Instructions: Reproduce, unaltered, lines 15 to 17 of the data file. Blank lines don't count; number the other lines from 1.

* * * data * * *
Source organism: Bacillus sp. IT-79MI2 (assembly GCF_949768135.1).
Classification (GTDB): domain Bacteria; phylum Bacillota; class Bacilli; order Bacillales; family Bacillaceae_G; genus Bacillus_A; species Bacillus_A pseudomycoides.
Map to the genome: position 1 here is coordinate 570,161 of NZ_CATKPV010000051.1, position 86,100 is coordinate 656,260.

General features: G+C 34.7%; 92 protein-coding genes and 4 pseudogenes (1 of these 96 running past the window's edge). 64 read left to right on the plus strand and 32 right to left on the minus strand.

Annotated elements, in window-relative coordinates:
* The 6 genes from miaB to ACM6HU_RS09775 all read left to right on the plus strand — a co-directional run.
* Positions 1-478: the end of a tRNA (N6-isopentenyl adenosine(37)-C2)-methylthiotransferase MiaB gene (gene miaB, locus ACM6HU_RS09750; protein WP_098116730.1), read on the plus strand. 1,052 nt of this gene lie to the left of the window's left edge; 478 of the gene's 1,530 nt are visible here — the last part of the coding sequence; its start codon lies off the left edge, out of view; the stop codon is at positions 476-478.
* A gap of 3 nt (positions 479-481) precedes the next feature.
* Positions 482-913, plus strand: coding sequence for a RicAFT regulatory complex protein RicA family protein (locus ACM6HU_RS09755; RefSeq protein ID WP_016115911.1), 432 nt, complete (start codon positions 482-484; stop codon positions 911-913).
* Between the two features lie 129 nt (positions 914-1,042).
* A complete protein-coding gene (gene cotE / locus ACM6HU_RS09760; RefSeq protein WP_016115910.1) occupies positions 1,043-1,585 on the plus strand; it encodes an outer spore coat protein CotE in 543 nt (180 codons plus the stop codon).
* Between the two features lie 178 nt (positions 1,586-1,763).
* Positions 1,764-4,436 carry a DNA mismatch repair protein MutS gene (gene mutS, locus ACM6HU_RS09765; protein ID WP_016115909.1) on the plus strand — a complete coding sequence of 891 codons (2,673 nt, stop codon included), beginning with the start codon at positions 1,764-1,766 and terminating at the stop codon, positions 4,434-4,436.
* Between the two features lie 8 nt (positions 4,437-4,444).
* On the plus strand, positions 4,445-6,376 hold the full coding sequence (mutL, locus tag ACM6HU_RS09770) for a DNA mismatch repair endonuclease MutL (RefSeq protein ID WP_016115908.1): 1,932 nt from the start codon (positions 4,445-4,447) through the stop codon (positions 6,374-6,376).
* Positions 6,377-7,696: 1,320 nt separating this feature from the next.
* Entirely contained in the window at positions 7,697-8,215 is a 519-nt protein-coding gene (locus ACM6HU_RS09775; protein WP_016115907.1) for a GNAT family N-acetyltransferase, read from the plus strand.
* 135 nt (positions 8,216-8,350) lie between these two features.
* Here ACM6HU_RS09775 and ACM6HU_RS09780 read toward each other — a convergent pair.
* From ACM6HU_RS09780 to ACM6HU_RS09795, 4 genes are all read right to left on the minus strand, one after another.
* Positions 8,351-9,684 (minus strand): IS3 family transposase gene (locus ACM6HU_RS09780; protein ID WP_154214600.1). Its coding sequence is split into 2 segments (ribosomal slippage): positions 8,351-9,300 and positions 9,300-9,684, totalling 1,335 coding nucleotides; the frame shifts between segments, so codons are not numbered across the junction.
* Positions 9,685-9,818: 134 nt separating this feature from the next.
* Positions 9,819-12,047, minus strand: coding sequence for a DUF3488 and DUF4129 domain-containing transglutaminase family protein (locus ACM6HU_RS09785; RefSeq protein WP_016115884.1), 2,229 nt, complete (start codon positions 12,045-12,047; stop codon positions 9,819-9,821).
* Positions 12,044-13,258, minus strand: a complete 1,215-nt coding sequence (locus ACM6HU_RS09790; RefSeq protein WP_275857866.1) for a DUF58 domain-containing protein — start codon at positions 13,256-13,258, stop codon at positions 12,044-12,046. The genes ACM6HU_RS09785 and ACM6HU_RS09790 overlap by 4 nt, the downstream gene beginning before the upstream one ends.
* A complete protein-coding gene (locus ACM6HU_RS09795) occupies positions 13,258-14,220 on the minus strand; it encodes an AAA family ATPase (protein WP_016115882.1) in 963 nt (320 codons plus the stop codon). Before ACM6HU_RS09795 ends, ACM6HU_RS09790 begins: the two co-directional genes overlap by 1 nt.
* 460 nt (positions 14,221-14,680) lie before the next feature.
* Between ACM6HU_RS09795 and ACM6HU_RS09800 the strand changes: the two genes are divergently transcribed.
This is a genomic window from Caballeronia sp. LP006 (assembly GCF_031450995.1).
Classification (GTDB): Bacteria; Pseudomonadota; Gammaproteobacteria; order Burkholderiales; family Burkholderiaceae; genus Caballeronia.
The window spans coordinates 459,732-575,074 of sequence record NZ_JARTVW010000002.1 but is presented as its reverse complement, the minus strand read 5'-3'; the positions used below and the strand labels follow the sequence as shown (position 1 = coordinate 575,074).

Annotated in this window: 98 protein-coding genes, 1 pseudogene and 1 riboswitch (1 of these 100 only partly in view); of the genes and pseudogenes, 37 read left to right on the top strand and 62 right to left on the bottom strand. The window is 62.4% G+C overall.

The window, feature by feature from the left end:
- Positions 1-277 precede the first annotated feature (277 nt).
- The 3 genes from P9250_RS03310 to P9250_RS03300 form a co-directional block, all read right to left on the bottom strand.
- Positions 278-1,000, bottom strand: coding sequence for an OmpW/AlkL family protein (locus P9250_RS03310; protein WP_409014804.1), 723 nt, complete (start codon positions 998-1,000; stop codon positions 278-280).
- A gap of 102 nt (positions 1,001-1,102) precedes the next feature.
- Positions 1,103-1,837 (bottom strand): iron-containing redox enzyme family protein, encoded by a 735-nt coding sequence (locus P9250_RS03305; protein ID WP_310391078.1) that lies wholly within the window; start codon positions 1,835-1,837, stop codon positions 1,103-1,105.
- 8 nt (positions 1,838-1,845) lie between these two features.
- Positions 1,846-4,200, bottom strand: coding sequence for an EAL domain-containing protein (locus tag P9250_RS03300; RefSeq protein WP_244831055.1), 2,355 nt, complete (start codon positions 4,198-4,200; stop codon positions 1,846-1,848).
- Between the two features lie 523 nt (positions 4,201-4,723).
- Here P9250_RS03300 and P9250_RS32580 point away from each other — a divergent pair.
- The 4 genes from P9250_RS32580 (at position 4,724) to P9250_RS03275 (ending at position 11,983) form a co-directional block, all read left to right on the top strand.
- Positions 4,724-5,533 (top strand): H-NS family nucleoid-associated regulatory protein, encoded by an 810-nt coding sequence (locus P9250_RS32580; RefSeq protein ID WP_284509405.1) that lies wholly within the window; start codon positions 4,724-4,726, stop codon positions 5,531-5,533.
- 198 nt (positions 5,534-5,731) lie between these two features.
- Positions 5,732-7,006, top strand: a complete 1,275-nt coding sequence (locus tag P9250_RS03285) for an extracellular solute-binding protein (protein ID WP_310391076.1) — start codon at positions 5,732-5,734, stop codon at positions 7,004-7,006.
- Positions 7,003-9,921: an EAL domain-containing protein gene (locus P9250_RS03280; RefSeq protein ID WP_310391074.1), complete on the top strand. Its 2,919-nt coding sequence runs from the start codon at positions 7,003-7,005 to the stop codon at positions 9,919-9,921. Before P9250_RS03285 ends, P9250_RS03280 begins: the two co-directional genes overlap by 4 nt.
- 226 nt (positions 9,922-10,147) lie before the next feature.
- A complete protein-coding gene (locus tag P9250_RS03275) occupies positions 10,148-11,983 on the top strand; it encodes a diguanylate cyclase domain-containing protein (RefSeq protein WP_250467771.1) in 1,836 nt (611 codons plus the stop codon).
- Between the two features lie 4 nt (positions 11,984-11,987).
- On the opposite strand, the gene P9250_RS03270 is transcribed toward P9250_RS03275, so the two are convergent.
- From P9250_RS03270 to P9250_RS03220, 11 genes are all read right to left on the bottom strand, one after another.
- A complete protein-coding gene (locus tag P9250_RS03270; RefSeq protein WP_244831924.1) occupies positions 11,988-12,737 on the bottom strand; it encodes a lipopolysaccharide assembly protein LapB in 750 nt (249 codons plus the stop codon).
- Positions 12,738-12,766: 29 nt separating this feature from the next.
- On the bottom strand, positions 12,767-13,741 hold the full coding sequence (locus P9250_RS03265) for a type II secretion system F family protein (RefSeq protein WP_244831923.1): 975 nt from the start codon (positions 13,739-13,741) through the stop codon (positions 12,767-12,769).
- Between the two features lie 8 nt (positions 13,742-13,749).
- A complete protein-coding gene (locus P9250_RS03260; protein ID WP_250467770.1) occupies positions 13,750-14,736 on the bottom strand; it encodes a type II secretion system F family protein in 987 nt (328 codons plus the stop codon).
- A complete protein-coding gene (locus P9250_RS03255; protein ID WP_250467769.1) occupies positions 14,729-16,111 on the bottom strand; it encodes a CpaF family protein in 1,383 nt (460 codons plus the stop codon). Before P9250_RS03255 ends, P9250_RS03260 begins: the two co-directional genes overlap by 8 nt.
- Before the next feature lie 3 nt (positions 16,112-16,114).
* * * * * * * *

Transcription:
* On the plus strand, positions 4,445-6,376 hold the full coding sequence (mutL, locus tag ACM6HU_RS09770) for a DNA mismatch repair endonuclease MutL (RefSeq protein ID WP_016115908.1): 1,932 nt from the start codon (positions 4,445-4,447) through the stop codon (positions 6,374-6,376).
* Positions 6,377-7,696: 1,320 nt separating this feature from the next.
* Entirely contained in the window at positions 7,697-8,215 is a 519-nt protein-coding gene (locus ACM6HU_RS09775; protein WP_016115907.1) for a GNAT family N-acetyltransferase, read from the plus strand.